After supplementation, the deficiency in folic acid per age group was greater between the ages of 50 and 74 years old (2.2%) and in over 74-year olds (2.3%).

Of the patients with folate deficiency, the measurements were requested for chronic anemia in 59%, neurological manifestations in 33%, and other hematological alterations in 9% (Figure 2). Of the patients with chronic anemia, 23% had high MCVs and 50% had celiac disease. A high MCV was observed in 17% of the cases with folic acid deficiency vs. 5% in the group without deficiency (p-value<0.05). The medical conditions most commonly associated with folate deficiency were celiac disease (31%) and alcoholism (15%) (Figure 3). Interestingly, in only 55% of the cases, the attending physicians provided folate supplements to their patients with deficiency.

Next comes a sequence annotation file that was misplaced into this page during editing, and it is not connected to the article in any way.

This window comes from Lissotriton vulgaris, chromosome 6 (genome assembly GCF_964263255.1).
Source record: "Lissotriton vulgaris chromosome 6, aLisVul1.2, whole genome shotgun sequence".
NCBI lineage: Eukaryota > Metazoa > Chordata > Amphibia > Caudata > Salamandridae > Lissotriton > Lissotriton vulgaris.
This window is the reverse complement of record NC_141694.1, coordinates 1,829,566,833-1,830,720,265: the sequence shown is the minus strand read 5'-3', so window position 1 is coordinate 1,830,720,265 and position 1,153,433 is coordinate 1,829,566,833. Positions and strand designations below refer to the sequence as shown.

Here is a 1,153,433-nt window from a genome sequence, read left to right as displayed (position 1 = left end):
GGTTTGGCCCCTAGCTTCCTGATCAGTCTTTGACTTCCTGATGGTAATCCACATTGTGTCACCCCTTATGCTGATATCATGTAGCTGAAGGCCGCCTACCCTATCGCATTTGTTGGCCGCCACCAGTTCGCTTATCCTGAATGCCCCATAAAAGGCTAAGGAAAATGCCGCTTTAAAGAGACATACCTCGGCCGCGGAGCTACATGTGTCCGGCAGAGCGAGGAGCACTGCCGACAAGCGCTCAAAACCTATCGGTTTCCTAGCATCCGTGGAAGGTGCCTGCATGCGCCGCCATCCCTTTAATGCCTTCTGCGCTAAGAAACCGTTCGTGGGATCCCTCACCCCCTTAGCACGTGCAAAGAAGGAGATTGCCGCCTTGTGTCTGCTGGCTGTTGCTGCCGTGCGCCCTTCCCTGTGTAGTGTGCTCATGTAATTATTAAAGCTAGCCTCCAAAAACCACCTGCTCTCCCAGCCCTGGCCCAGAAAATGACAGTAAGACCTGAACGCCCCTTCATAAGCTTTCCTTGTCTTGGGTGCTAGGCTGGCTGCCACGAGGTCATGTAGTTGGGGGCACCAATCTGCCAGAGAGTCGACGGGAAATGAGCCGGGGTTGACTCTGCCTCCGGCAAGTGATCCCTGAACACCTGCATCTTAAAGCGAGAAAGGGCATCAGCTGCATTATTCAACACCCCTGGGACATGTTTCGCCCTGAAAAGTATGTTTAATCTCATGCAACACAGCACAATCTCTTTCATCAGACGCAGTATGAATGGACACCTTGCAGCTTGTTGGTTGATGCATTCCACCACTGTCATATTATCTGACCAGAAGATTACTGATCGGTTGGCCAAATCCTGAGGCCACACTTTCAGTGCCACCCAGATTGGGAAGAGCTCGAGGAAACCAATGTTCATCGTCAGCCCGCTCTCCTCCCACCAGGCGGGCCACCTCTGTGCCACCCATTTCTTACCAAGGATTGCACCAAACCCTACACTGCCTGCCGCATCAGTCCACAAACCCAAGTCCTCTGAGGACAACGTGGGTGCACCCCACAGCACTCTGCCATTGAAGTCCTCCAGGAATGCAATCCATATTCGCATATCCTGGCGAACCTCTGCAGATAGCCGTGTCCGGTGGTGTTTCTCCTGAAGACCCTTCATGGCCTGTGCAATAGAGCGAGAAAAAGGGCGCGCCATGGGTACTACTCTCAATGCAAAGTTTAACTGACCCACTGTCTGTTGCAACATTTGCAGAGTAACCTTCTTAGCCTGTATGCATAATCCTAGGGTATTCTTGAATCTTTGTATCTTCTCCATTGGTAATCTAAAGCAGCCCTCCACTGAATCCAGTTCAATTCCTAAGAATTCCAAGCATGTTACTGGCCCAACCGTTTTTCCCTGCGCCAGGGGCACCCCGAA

Figure 2.

Post-supplementation reasons to request a test of folate levels.

Figure 3.

Diseases associated with folic acid deficiency.


In the study population, the prevalence of folic acid deficiency after the supplementation of wheat flour was 1.7%. There was a significant decrease in folate deficiency and risk of a deficiency following supplementation. Our findings coincide with other studies,11 in which a marked reduction was observed in pregnant women and women of childbearing age. A decrease in neural tube defects associated with this supplementation was also described; for example, neural tube defects were reduced by 56% in Argentina and 43% in Chile. In addition, the study by Brown et al.17 in an Australian population showed a reduction in folate deficiency of 77% after flour supplementation.